Just one last point. One of our goals as a company is to talk about how we can do scalable services. In my mind, the speed that things happen and the speed especially, clients who aren’t going to understand… We have clients right now who think building a website, designing a website, is you click a button and it happens, right? They already think that. So, it’s hard to get them to see the value of our time sometimes. “I’m paying you 15 hours a month. Shouldn’t I be getting more for that?”

If we’re able to crack the nut on here’s the value you’re getting from us as experts beyond the time that we spend on it, then something like, “I’m starting my Harvest timer and staring at a blank screen for 15 minutes. I’m still working,” becomes a lot less important. It’s something that we don’t need to worry about as much if we can help communicate the value. This isn’t about the hours it took us to do. It’s about the value you got back from what was produced.


Lisa Howard-Fusco:

Tyler, do you think that’s going to affect agencies and how they bill?


Tyler Baber:

I think time and materials is going to continue to be something that gets pushed and pushed and pushed, but that’s always been the case.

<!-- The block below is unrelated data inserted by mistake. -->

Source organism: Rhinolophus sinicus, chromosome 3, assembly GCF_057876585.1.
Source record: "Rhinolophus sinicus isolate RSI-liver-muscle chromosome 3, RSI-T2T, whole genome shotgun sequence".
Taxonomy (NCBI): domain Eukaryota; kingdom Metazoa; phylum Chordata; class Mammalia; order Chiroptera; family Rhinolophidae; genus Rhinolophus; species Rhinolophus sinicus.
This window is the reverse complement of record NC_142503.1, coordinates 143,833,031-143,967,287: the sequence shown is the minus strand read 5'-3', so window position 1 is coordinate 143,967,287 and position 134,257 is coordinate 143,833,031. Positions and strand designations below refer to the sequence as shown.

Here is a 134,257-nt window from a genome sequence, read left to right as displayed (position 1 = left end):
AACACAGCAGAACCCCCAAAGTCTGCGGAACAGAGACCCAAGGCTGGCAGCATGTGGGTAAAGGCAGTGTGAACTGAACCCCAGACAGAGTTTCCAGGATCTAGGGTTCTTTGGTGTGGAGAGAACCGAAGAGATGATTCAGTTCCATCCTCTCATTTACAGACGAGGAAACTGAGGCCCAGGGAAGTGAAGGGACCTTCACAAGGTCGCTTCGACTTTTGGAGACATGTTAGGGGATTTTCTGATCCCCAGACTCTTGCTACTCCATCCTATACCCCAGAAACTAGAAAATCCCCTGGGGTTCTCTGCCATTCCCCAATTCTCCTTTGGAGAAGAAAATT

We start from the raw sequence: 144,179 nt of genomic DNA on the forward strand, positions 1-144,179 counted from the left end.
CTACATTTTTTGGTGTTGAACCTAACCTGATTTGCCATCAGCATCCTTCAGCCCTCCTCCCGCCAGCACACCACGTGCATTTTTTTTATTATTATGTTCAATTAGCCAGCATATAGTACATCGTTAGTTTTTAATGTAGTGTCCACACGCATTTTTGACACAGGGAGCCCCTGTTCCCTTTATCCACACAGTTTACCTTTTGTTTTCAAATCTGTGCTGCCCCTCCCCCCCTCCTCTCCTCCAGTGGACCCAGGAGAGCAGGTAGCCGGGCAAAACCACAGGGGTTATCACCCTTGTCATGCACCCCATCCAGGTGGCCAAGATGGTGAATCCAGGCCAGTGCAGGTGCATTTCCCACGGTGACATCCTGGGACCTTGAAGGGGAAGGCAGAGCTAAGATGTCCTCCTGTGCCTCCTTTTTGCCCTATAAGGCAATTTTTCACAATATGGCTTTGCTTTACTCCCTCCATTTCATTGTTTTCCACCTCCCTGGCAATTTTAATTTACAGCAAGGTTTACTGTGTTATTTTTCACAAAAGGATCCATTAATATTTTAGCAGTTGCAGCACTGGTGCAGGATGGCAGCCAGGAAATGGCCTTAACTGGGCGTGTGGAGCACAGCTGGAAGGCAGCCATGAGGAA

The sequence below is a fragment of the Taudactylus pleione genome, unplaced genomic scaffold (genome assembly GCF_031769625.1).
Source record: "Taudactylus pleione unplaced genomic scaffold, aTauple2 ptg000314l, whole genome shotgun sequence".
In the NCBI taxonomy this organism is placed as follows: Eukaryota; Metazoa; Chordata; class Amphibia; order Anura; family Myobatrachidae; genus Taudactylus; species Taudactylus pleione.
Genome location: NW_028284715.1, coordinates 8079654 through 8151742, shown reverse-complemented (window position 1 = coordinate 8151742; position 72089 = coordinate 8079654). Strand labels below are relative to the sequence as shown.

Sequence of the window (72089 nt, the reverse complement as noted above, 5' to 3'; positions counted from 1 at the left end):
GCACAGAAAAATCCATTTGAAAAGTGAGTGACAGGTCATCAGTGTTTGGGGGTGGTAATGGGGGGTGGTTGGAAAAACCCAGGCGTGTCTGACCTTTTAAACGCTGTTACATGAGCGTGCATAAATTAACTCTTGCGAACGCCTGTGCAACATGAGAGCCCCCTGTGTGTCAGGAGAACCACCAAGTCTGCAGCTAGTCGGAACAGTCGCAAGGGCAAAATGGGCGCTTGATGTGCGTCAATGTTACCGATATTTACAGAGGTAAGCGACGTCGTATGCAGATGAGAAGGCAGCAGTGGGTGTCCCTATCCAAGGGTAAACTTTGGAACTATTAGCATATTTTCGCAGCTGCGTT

Ben LeDonni:

To Tyler’s point, there’s opportunity to innovate right away on some of our current clients where that’s the case. Where they see us as delivering value and it’s a question of either how much more value can we provide inside those same dollars or what else can we be doing with the technology to increase the value that we provide for even increased dollars.

Knowing how to use the tool when a team doesn’t have a copywriter, let’s say, and to Jim’s point, didn’t ever see us as a content strategy or content marketing agency, and now all of a sudden we’re leveraging into that is super helpful. And I think, Tyler, you’re right on in terms of the tasks.

Jennifer just went through that list of ideation for content strategy, content creation draft form, social media posting, calendaring, and getting it out there and even any of the dev stuff, which is not super clear to me as far as how that could be leveraged. But I would just challenge you all to free to try and use it.